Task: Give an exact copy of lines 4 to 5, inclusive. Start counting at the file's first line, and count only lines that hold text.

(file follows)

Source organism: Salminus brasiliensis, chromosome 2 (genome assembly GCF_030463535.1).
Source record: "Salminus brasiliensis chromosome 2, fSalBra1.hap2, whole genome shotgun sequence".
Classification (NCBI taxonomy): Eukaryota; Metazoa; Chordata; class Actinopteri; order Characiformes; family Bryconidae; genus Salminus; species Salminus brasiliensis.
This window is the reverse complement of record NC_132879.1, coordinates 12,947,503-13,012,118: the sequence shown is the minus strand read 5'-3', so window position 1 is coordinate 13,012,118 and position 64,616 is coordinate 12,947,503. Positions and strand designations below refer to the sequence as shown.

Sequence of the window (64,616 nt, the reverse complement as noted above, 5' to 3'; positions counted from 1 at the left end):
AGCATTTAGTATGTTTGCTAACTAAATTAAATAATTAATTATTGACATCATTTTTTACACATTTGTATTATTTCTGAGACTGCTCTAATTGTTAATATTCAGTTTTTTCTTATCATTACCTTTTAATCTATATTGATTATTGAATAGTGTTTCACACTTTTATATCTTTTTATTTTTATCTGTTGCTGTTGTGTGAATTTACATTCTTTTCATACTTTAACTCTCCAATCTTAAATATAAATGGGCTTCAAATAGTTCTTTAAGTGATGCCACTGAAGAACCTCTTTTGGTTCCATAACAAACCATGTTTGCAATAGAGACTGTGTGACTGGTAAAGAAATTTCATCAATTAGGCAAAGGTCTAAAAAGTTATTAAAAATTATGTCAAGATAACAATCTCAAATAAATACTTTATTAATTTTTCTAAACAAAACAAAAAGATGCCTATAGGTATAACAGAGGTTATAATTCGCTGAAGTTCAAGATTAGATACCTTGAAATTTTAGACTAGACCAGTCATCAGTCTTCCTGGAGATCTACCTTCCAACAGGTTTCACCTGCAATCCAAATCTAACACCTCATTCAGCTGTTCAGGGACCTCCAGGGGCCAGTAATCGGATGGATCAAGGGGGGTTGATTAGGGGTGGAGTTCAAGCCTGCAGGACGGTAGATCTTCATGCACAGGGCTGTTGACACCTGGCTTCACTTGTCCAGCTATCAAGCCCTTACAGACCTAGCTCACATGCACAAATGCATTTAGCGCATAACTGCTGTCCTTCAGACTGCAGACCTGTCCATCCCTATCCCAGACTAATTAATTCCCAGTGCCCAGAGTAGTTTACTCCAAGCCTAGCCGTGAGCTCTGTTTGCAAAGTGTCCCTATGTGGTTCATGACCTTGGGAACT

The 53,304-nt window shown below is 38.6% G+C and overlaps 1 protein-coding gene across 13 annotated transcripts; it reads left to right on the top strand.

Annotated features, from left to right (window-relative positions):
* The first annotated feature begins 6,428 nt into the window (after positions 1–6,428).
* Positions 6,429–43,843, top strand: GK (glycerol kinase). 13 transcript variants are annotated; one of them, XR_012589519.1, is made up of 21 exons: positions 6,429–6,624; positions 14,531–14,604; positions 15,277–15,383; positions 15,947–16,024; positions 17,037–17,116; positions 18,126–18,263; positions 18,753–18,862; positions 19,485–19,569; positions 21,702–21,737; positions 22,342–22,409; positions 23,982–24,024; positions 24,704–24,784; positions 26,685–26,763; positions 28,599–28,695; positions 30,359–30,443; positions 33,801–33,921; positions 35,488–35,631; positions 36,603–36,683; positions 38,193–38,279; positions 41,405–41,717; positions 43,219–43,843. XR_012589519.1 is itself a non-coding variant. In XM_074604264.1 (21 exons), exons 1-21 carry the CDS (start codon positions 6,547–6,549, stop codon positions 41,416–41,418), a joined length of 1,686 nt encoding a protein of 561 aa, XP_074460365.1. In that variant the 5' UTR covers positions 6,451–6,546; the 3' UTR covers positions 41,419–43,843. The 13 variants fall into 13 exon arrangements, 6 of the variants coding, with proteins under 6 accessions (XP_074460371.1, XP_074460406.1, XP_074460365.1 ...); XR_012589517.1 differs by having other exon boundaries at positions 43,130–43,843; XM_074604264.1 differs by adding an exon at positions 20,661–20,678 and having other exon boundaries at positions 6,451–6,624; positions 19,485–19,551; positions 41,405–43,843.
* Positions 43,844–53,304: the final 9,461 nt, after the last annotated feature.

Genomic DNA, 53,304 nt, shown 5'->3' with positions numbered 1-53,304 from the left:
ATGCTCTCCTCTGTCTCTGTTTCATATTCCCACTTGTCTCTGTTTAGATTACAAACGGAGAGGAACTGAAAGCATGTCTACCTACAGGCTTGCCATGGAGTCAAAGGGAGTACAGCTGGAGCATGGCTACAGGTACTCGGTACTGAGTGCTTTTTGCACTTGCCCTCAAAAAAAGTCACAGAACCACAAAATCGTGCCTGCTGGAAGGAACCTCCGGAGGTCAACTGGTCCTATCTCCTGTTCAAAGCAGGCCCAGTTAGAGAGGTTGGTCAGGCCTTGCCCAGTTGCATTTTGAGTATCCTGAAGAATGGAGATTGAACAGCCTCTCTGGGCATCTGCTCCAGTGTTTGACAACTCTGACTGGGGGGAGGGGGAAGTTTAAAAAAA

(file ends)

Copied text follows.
This window is the reverse complement of record NC_132879.1, coordinates 12,947,503-13,012,118: the sequence shown is the minus strand read 5'-3', so window position 1 is coordinate 13,012,118 and position 64,616 is coordinate 12,947,503. Positions and strand designations below refer to the sequence as shown.

Sequence of the window (64,616 nt, the reverse complement as noted above, 5' to 3'; positions counted from 1 at the left end):